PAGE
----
there's a little more work involved than just calling dotnet build, but the process is the same

Whereas the Runtime is essentially just the code required in order to bootstrap and support the running of your application.

It goes without saying that without the runtime, you can't run your application. As such the runtime is always shipped with the SDK. However, you don't want to install the SDK on your production servers for the same reason that you don't want to install Visual Studio on your production servers.

the servers just don't need Visual Studio to be installed; the same with the SDK

To find out which versions of the SDK you have installed, you can run:

dotnet --list-sdks

and similarly, to find out which versions of the runtime you have installed you would run:

dotnet --list-runtimes

Question 6: Can I Install Multiple SDKs and Runtimes?

Yup. In the same way that you can install multiple different versions of the .NET Framework (on Windows only, obviously), you can install different versions of the SDKs and runtimes side-by-side.

In fact, whilst writing this episode I ran the dotnet --list-sdks command on my Mac and was told that I have a lot of versions of the SDK installed:

2.0.0 [/usr/local/share/dotnet/sdk]
2.1.4 [/usr/local/share/dotnet/sdk]
2.1.300-preview1-008174 [/usr/local/share/dotnet/sdk]
2.1.300-preview2-008533 [/usr/local/share/dotnet/sdk]
2.1.300-rc1-008673 [/usr/local/share/dotnet/sdk]
2.1.300 [/usr/local/share/dotnet/sdk]
2.1.403 [/usr/local/share/dotnet/sdk]

Which reminded me that I didn't have the latest supported version of the SDK installed. But I have it installed now.

as of writing this episode, the LTS version of the SDK is 2.1.5

Question 7: Where Can I Learn More About .NET Core?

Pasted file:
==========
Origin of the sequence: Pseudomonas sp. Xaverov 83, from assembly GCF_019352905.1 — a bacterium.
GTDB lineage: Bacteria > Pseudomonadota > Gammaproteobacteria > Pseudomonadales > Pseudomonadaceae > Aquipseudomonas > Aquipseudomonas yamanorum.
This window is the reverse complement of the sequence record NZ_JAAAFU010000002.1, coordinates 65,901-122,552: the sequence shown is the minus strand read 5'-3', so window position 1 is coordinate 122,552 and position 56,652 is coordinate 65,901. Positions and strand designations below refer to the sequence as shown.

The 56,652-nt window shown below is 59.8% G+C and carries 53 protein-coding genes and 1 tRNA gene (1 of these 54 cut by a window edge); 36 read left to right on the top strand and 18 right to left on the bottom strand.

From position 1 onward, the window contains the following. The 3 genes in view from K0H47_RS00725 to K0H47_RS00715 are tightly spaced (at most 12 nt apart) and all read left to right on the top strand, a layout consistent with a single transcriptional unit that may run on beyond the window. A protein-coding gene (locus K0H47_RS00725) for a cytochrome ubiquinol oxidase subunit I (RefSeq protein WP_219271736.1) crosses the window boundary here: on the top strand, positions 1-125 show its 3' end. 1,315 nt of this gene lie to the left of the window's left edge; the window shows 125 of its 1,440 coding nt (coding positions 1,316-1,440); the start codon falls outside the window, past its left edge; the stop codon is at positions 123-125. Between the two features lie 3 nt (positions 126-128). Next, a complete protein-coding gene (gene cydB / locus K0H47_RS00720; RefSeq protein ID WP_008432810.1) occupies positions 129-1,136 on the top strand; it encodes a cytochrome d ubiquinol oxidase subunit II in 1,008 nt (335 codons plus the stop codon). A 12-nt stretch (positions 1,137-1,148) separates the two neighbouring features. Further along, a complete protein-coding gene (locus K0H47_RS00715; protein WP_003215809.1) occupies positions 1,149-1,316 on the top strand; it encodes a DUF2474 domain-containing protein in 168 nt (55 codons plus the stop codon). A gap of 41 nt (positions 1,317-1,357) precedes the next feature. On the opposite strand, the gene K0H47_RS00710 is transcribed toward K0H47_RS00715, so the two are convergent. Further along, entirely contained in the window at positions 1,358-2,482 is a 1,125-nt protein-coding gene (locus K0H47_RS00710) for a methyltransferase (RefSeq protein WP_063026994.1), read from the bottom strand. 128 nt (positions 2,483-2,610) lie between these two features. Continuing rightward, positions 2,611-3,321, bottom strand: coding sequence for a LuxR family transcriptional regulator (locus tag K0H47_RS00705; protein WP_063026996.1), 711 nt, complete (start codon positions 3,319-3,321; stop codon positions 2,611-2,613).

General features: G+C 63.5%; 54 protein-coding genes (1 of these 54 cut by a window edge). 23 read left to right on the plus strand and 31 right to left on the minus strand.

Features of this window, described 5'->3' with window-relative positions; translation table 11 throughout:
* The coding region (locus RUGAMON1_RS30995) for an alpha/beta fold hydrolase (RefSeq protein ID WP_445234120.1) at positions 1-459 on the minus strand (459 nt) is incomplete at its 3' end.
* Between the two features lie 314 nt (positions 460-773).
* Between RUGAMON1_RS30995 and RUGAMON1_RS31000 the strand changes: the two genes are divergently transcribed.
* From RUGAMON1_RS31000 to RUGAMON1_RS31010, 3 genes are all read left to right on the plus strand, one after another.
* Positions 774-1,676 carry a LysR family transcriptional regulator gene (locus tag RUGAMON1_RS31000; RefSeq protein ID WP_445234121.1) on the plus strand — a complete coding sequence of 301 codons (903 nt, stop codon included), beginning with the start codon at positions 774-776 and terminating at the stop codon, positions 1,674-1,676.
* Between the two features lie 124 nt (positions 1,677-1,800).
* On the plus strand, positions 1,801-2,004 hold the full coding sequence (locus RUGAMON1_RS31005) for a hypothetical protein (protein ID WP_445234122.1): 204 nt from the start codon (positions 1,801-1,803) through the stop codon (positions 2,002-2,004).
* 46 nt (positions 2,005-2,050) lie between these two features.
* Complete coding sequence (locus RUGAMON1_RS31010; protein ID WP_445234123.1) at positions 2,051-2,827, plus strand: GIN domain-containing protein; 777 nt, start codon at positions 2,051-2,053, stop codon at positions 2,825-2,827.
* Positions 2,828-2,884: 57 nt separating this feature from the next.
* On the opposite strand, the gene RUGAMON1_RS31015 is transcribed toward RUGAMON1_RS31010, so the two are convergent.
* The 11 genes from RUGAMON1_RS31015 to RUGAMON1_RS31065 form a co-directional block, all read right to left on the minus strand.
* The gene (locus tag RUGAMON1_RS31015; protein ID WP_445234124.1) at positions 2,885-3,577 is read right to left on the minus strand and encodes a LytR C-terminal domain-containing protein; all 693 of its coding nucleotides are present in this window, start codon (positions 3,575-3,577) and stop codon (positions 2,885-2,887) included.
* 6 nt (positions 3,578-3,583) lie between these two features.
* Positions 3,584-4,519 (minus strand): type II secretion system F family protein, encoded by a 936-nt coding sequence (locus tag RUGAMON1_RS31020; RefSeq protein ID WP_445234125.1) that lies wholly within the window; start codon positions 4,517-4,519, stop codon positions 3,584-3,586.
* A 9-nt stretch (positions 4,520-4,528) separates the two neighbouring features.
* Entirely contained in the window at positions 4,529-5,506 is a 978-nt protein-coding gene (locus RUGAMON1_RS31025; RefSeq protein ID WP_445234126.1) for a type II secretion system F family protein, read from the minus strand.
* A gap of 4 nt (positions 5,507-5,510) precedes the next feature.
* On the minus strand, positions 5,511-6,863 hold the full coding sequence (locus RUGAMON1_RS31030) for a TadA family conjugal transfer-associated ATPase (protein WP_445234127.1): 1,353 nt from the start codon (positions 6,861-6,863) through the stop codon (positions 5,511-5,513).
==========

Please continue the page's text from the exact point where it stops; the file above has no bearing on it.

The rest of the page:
I would start with The MVA courses on .NET Core.

I would start with the Beginner course, even if .NET is old hat to you because there are a number of changes and gotchas that almost anyone can fall into.

Then I'd take a look into Exploring .NET Core, which is a free (as in beer) eBook from Manning Publishing which consists of a number of hand picked chapters from other eBooks It covers everything from .NET Core itself to ASP.NET Core, EF Core and a little on Micro-services.

Then take a look at both .NET Escapades by Andrew Lock and Steve Gordon's blog. These blogs contain some of the best deep dives into .NET Core that I've seen.

Andrew has also written a book on ASP.NET Core called ASP.NET Core in Action

check the show notes for a discount code which is good for 40% off of his book (or any other book released by Manning

I'd also take a look at the source code. The great thing about .NET Core being open source is that you can so much be reading through the source code, which is hosted at GitHub.

Wrapping Up

I hope that I've answered these questions clearly and concisely enough for you all. Be sure to check the show notes for links to all of the resources I mentioned in Question 7.

also for a discount code good for 40% off of Andrew Lock's book (or any other book released by Manning)

Remember to check the show notes for a link to the full transcription of this episode, which is available at dotnetcore.show.

If you like this FAQ style episodes, then be sure to let me know over on twitter @dotnetcoreblog. If enough people like these episodes, I'll put out more of them and maybe even ask you all for your burning questions.

And don't forget to spread the word, leave me a rating or review on your podcatcher of choice, and to come back next time for more .NET Core goodness.

I will see you again real soon. See you later folks.